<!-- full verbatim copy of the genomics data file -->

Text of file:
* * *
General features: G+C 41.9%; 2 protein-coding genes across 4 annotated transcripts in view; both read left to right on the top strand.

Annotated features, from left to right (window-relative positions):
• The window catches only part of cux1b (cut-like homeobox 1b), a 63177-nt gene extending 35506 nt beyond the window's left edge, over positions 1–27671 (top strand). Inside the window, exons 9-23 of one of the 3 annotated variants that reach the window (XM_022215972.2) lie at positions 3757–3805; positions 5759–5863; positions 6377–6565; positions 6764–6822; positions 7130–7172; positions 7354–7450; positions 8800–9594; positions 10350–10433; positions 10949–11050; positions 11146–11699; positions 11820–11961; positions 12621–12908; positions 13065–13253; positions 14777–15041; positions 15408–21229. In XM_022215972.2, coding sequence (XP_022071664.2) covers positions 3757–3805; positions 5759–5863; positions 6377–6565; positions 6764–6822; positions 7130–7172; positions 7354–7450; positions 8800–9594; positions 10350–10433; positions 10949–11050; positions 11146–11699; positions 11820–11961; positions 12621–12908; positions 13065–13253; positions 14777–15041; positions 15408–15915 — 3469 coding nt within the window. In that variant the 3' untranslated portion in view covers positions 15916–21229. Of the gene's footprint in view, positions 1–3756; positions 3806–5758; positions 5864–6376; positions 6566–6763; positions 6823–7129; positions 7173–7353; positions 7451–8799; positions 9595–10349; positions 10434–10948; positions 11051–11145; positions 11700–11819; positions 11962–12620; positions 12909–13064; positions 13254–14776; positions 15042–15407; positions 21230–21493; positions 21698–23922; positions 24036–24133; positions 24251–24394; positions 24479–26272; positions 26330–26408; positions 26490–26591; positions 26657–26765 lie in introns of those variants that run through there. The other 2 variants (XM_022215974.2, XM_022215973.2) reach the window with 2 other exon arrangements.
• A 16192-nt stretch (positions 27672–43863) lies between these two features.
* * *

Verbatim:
General features: G+C 41.9%; 2 protein-coding genes across 4 annotated transcripts in view; both read left to right on the top strand.

Annotated features, from left to right (window-relative positions):
• The window catches only part of cux1b (cut-like homeobox 1b), a 63177-nt gene extending 35506 nt beyond the window's left edge, over positions 1–27671 (top strand). Inside the window, exons 9-23 of one of the 3 annotated variants that reach the window (XM_022215972.2) lie at positions 3757–3805; positions 5759–5863; positions 6377–6565; positions 6764–6822; positions 7130–7172; positions 7354–7450; positions 8800–9594; positions 10350–10433; positions 10949–11050; positions 11146–11699; positions 11820–11961; positions 12621–12908; positions 13065–13253; positions 14777–15041; positions 15408–21229. In XM_022215972.2, coding sequence (XP_022071664.2) covers positions 3757–3805; positions 5759–5863; positions 6377–6565; positions 6764–6822; positions 7130–7172; positions 7354–7450; positions 8800–9594; positions 10350–10433; positions 10949–11050; positions 11146–11699; positions 11820–11961; positions 12621–12908; positions 13065–13253; positions 14777–15041; positions 15408–15915 — 3469 coding nt within the window. In that variant the 3' untranslated portion in view covers positions 15916–21229. Of the gene's footprint in view, positions 1–3756; positions 3806–5758; positions 5864–6376; positions 6566–6763; positions 6823–7129; positions 7173–7353; positions 7451–8799; positions 9595–10349; positions 10434–10948; positions 11051–11145; positions 11700–11819; positions 11962–12620; positions 12909–13064; positions 13254–14776; positions 15042–15407; positions 21230–21493; positions 21698–23922; positions 24036–24133; positions 24251–24394; positions 24479–26272; positions 26330–26408; positions 26490–26591; positions 26657–26765 lie in introns of those variants that run through there. The other 2 variants (XM_022215974.2, XM_022215973.2) reach the window with 2 other exon arrangements.
• A 16192-nt stretch (positions 27672–43863) lies between these two features.